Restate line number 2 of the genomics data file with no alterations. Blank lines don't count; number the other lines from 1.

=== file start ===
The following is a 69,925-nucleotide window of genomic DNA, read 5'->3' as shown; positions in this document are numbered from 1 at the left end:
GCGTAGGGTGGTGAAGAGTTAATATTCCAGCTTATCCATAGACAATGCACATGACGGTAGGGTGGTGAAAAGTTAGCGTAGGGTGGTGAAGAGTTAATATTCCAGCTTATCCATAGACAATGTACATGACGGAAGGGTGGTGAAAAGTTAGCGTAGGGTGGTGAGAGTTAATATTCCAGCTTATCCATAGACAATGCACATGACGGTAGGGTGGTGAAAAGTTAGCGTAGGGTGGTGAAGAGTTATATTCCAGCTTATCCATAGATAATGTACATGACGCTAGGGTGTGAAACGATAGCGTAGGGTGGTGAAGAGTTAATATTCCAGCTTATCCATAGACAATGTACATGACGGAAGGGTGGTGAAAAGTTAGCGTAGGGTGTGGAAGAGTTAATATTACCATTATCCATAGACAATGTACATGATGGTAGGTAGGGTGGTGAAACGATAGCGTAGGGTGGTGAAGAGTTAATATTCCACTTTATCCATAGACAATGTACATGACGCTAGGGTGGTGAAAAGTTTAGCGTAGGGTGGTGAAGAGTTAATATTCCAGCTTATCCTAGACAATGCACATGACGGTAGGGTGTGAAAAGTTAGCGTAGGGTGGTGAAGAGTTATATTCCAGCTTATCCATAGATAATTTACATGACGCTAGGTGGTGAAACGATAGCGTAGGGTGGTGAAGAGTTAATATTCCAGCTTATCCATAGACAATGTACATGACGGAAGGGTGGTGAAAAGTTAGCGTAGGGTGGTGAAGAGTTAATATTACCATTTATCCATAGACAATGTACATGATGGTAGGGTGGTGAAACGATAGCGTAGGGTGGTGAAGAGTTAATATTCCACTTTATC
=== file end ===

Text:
GCGTAGGGTGGTGAAGAGTTAATATTCCAGCTTATCCATAGACAATGCACATGACGGTAGGGTGGTGAAAAGTTAGCGTAGGGTGGTGAAGAGTTAATATTCCAGCTTATCCATAGACAATGTACATGACGGAAGGGTGGTGAAAAGTTAGCGTAGGGTGGTGAGAGTTAATATTCCAGCTTATCCATAGACAATGCACATGACGGTAGGGTGGTGAAAAGTTAGCGTAGGGTGGTGAAGAGTTATATTCCAGCTTATCCATAGATAATGTACATGACGCTAGGGTGTGAAACGATAGCGTAGGGTGGTGAAGAGTTAATATTCCAGCTTATCCATAGACAATGTACATGACGGAAGGGTGGTGAAAAGTTAGCGTAGGGTGTGGAAGAGTTAATATTACCATTATCCATAGACAATGTACATGATGGTAGGTAGGGTGGTGAAACGATAGCGTAGGGTGGTGAAGAGTTAATATTCCACTTTATCCATAGACAATGTACATGACGCTAGGGTGGTGAAAAGTTTAGCGTAGGGTGGTGAAGAGTTAATATTCCAGCTTATCCTAGACAATGCACATGACGGTAGGGTGTGAAAAGTTAGCGTAGGGTGGTGAAGAGTTATATTCCAGCTTATCCATAGATAATTTACATGACGCTAGGTGGTGAAACGATAGCGTAGGGTGGTGAAGAGTTAATATTCCAGCTTATCCATAGACAATGTACATGACGGAAGGGTGGTGAAAAGTTAGCGTAGGGTGGTGAAGAGTTAATATTACCATTTATCCATAGACAATGTACATGATGGTAGGGTGGTGAAACGATAGCGTAGGGTGGTGAAGAGTTAATATTCCACTTTATC